§704

19th century:

§704 Louis AdolpheThiers, President of the French Republic (1871.8-1873.5): VIII-65.


VIII-65:

The frustrate old man of the principal hope,

He shall arrive at the chief of his empire.

For twenty months he shall hold the reign with a great power,

Tyrant, cruel in abandoning a worse party.

 

(Le vieux frustré du principal espoir

Il parviendra au chef de son empire

Vingt mois tiendra le regne a grand pouvoir

Tiran, cruel en delaissant un pire.)

 

NOTES: The old man: = Adolphe Thiers (April 1797 - September 1877): « There are more than a reason that lead us to see in “ the frustrate old man of the principal hope ” the government we have now [October 1871]. Nostradamus might have been able to indicate it by the expression “ le vieux (the old) ”, because of the age of its highest representative, Mr. Thiers.» (Torné-Chavigny, 1871b, p.184). In fact, Mr. Thiers was aged more than seventy when he was appointed the Chief of the executive power of the French Republic by the National Assembly in Bordeaux on February 17th, 1871; « On the 8th of February [1871] elections were held throughout France, and on the 12th the national assembly was opened at Bordeaux. Thiers was chosen chief of the executive on the 17th, formed his ministry on the 19th, and on the 21st, accompanied by the ministers Favre and Picard, he went to Versailles, commissioned by the national assembly, to begin the peace negociations.» (HH, XIII, p.179).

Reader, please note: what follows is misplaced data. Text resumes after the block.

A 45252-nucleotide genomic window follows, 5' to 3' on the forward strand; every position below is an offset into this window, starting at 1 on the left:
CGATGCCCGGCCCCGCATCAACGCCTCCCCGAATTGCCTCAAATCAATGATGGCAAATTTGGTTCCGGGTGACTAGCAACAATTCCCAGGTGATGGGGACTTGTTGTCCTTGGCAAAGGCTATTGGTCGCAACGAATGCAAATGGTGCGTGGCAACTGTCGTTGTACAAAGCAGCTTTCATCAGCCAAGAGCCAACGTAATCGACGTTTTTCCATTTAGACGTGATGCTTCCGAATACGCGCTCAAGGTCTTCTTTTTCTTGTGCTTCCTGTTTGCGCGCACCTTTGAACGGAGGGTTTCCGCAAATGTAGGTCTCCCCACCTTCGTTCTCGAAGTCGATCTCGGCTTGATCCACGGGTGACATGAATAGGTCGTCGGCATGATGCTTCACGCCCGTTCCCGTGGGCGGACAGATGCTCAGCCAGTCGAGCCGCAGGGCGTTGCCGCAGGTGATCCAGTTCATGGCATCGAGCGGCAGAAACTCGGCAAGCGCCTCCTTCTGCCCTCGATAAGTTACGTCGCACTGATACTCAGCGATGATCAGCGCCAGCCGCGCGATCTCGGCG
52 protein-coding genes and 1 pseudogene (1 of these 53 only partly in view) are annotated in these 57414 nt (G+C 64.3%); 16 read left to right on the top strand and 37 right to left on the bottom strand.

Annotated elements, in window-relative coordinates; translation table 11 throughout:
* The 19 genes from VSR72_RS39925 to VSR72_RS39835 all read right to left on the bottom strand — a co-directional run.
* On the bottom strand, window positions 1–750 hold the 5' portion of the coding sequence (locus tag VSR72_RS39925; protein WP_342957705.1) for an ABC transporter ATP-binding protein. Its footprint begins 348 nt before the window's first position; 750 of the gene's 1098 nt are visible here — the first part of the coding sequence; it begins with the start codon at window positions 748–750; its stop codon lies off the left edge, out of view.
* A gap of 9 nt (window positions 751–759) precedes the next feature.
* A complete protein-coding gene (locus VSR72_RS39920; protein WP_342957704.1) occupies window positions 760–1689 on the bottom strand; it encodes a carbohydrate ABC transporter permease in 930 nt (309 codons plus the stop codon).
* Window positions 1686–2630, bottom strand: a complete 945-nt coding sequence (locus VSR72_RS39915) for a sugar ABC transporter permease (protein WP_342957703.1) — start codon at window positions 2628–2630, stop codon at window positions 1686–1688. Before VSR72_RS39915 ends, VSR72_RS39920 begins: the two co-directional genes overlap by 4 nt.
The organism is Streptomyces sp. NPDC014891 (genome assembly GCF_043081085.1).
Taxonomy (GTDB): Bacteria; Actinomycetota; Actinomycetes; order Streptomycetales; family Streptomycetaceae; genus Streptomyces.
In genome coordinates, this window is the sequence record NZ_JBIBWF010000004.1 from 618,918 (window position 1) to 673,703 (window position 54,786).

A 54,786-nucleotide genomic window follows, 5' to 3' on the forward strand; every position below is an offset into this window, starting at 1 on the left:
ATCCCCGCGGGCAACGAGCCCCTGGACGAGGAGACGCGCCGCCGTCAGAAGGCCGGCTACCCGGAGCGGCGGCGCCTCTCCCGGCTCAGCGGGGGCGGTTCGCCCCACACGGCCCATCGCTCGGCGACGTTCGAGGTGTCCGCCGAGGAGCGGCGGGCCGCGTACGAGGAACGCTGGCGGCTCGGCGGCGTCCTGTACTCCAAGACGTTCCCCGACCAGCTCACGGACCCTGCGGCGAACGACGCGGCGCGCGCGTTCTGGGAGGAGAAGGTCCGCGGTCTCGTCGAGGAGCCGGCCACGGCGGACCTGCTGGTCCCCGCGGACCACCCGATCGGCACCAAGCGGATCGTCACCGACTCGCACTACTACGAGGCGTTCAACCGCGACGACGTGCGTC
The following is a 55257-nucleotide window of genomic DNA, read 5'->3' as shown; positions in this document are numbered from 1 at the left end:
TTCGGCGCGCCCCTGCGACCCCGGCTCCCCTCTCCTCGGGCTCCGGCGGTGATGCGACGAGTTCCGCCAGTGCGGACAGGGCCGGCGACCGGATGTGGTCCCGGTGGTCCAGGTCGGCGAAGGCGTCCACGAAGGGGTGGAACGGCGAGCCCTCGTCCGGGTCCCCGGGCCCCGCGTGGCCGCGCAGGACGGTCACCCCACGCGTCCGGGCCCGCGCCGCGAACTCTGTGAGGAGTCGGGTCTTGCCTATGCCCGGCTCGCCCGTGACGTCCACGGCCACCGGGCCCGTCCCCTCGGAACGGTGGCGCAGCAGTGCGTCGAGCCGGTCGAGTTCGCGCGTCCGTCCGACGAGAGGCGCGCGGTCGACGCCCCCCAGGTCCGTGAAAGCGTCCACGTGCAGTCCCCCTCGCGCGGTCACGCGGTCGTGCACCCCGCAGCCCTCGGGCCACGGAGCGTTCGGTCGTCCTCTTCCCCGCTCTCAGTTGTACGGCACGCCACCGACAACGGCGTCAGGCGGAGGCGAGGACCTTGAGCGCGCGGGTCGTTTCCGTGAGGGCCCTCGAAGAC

The frustrate old man: Louis Adolphe Thiers was fundamentally frustrate in his own personality because of his inner contradiction between his old faith of a monarchist and his real conviction of political impossibility of a monarchy in the contemporary accelerative tide of republicanism, which destined him to a partisan of the Conservative Republic. (cf. Muel, 1895, p.364). So he was engaged in the government of the July Monarchy and formed the Opposition against the Secomd Empire, whose sudden fall made him appear on the stage as the Chief of the executive power of the French Republic (He shall arrive at the chief of his empire).